Dr Brown teaches astronomy to both undergraduates and postgraduate students. Part of his teaching covers astronomy for trainee teachers as well as introductions to cultural astronomy.
Dr Brown is responsible for the NTU observatory; he develops astronomy related outreach activities for the general public and schools. He is also on the editorial board of the Journal for Skyscape Archaeology and regularly organised cultural astronomy sessions for the National Astronomy Meetings in the UK.
Areas of research interest include archaeoastronomy & cultural astronomy, astronomy outreach and heritage, light pollution, stellar evolution and stellar wind,
Cultural Astronomy & Archaeoastronomy: Exploring Skyscapes and how prehistoric and contemporary people engage with the sky (Standing Stone at Gardom's Edge, UK). Researching prehistoric construction methods of sites such as Stonehenge and how they might support watching of the sky (A 6,000 year old telescope without a lens - Passage Graves in Portugal).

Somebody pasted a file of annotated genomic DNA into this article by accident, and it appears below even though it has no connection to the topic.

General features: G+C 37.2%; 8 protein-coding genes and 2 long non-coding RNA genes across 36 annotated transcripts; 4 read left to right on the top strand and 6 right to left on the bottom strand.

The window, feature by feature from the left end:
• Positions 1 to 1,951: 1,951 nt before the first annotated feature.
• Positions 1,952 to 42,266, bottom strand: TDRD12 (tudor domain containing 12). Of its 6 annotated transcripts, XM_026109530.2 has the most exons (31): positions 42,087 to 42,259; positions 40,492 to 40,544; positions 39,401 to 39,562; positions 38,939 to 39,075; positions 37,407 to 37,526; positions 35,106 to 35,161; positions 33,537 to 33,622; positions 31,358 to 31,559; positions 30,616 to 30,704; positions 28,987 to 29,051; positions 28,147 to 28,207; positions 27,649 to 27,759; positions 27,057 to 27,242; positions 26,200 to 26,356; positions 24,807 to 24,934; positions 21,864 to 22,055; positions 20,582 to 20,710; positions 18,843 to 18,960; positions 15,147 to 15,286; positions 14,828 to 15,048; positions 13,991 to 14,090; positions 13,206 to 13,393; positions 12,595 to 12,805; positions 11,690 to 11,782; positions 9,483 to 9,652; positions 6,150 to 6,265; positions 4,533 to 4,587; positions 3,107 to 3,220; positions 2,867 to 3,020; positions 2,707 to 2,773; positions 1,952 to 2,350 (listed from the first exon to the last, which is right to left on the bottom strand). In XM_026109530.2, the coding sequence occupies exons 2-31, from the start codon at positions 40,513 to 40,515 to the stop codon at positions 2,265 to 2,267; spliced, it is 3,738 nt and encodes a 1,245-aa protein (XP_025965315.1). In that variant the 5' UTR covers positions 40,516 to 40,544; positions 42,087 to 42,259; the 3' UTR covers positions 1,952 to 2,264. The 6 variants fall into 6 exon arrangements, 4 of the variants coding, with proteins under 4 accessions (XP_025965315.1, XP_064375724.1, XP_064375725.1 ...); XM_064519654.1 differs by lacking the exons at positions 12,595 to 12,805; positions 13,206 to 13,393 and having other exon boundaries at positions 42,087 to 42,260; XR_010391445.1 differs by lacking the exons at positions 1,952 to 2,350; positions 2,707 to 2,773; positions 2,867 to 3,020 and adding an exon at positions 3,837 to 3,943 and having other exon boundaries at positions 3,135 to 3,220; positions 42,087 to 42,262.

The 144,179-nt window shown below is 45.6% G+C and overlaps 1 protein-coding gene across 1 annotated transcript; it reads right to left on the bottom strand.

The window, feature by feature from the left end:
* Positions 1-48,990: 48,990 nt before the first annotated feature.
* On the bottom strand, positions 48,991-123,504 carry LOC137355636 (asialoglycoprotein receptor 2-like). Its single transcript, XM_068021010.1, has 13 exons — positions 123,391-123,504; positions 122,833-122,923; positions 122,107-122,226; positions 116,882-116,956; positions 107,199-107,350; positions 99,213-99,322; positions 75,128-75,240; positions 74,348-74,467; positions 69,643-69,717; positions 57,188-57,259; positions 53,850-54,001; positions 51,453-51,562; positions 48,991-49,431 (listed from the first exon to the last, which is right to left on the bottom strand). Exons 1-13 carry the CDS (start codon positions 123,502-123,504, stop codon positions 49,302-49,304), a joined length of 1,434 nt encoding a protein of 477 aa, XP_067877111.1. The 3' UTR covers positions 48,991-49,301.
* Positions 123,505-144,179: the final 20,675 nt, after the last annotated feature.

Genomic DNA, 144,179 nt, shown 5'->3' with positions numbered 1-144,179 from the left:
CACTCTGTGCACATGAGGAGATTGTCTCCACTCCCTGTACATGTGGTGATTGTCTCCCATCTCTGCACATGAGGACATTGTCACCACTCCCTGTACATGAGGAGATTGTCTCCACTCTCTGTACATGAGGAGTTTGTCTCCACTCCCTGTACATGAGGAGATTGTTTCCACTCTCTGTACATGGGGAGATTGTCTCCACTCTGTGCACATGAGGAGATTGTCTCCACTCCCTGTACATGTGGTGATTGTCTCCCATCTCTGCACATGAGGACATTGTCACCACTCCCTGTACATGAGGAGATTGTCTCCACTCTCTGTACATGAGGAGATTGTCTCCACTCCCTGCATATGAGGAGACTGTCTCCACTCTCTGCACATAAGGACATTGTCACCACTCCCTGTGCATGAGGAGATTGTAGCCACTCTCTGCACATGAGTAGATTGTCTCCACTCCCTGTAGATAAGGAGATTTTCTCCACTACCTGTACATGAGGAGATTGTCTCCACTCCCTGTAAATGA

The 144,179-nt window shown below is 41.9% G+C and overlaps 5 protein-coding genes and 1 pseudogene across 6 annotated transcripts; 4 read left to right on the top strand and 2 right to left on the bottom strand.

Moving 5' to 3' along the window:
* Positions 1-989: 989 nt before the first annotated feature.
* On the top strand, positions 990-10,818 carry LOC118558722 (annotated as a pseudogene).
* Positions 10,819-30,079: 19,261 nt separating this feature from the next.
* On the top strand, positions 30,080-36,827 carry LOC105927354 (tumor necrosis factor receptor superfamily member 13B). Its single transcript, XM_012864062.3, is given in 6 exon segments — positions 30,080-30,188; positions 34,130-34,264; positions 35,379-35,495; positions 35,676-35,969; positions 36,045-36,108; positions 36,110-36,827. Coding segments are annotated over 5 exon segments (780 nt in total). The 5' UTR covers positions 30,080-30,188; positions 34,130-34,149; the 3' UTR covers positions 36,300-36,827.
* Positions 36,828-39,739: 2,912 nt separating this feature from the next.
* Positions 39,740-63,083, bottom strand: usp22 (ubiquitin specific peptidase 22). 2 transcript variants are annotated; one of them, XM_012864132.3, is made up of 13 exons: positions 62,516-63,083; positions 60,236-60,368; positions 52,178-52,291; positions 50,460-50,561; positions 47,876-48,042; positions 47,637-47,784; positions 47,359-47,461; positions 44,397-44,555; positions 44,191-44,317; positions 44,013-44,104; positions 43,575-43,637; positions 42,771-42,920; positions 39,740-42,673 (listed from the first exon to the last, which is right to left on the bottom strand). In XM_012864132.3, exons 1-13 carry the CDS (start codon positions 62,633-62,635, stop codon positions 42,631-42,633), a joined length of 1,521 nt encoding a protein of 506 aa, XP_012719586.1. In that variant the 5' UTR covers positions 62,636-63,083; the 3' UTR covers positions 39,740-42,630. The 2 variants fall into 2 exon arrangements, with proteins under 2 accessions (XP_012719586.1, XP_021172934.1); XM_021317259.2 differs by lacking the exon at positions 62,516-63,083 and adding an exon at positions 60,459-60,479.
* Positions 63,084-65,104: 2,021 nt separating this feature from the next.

Astronomy Outreach and Heritage: Developing installations and material for a science park such as a giant sundial and meridian sundials (Meridian Sundial in Bromley house Library, UK) . Integrating astronomy into science teaching through the use of the NTU observatory. Using ancient monuments such as passage graves in Portugal to deliver light pollution education.
Light pollution: Developing survey equipment to remotely survey light pollution and monitor dark sky quality.
Stellar Evolution: Modelling the influence of rotation on the evolution of low mass stellar evolution.
Stellar Wind – ISM Interaction: Analysing the interaction of runaway OB-stars with their surrounding ISM creating bow shock nebula using wide field imaging and long slit spectra.